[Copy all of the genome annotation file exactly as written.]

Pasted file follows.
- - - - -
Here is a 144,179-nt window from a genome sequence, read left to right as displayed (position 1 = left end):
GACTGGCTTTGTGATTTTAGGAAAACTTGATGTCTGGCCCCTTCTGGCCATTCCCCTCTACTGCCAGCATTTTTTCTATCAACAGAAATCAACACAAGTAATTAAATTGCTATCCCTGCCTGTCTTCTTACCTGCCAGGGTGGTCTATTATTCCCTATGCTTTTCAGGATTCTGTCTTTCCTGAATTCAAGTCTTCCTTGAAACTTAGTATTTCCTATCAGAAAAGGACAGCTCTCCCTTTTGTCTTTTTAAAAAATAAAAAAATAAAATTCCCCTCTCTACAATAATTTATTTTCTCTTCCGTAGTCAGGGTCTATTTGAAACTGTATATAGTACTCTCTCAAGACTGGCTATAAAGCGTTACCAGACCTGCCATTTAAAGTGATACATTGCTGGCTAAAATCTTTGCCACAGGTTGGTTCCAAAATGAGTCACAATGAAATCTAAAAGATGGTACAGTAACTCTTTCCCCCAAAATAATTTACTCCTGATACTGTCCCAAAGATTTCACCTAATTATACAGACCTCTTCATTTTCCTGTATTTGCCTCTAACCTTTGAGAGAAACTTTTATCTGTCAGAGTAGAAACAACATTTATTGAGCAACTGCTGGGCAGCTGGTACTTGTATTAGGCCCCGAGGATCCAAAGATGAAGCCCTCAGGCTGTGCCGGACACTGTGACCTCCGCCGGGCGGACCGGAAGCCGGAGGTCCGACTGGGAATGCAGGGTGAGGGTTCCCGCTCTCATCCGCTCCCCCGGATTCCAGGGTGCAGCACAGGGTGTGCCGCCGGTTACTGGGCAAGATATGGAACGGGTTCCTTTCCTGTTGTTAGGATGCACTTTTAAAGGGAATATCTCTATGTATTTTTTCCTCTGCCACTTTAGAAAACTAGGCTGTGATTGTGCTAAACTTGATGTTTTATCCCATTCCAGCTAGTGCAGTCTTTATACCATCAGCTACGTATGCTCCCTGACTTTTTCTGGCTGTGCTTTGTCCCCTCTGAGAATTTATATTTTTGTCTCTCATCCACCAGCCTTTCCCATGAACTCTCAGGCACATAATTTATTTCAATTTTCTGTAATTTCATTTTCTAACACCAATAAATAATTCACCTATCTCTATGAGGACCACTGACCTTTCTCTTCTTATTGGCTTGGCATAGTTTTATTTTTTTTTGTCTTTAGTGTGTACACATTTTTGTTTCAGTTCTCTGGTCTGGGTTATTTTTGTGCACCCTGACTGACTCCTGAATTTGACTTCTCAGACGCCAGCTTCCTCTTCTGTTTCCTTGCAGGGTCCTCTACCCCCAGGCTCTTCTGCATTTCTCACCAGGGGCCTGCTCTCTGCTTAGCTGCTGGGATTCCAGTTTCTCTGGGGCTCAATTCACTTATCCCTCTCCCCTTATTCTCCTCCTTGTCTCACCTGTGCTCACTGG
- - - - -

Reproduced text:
Here is a 144,179-nt window from a genome sequence, read left to right as displayed (position 1 = left end):
GACTGGCTTTGTGATTTTAGGAAAACTTGATGTCTGGCCCCTTCTGGCCATTCCCCTCTACTGCCAGCATTTTTTCTATCAACAGAAATCAACACAAGTAATTAAATTGCTATCCCTGCCTGTCTTCTTACCTGCCAGGGTGGTCTATTATTCCCTATGCTTTTCAGGATTCTGTCTTTCCTGAATTCAAGTCTTCCTTGAAACTTAGTATTTCCTATCAGAAAAGGACAGCTCTCCCTTTTGTCTTTTTAAAAAATAAAAAAATAAAATTCCCCTCTCTACAATAATTTATTTTCTCTTCCGTAGTCAGGGTCTATTTGAAACTGTATATAGTACTCTCTCAAGACTGGCTATAAAGCGTTACCAGACCTGCCATTTAAAGTGATACATTGCTGGCTAAAATCTTTGCCACAGGTTGGTTCCAAAATGAGTCACAATGAAATCTAAAAGATGGTACAGTAACTCTTTCCCCCAAAATAATTTACTCCTGATACTGTCCCAAAGATTTCACCTAATTATACAGACCTCTTCATTTTCCTGTATTTGCCTCTAACCTTTGAGAGAAACTTTTATCTGTCAGAGTAGAAACAACATTTATTGAGCAACTGCTGGGCAGCTGGTACTTGTATTAGGCCCCGAGGATCCAAAGATGAAGCCCTCAGGCTGTGCCGGACACTGTGACCTCCGCCGGGCGGACCGGAAGCCGGAGGTCCGACTGGGAATGCAGGGTGAGGGTTCCCGCTCTCATCCGCTCCCCCGGATTCCAGGGTGCAGCACAGGGTGTGCCGCCGGTTACTGGGCAAGATATGGAACGGGTTCCTTTCCTGTTGTTAGGATGCACTTTTAAAGGGAATATCTCTATGTATTTTTTCCTCTGCCACTTTAGAAAACTAGGCTGTGATTGTGCTAAACTTGATGTTTTATCCCATTCCAGCTAGTGCAGTCTTTATACCATCAGCTACGTATGCTCCCTGACTTTTTCTGGCTGTGCTTTGTCCCCTCTGAGAATTTATATTTTTGTCTCTCATCCACCAGCCTTTCCCATGAACTCTCAGGCACATAATTTATTTCAATTTTCTGTAATTTCATTTTCTAACACCAATAAATAATTCACCTATCTCTATGAGGACCACTGACCTTTCTCTTCTTATTGGCTTGGCATAGTTTTATTTTTTTTTGTCTTTAGTGTGTACACATTTTTGTTTCAGTTCTCTGGTCTGGGTTATTTTTGTGCACCCTGACTGACTCCTGAATTTGACTTCTCAGACGCCAGCTTCCTCTTCTGTTTCCTTGCAGGGTCCTCTACCCCCAGGCTCTTCTGCATTTCTCACCAGGGGCCTGCTCTCTGCTTAGCTGCTGGGATTCCAGTTTCTCTGGGGCTCAATTCACTTATCCCTCTCCCCTTATTCTCCTCCTTGTCTCACCTGTGCTCACTGG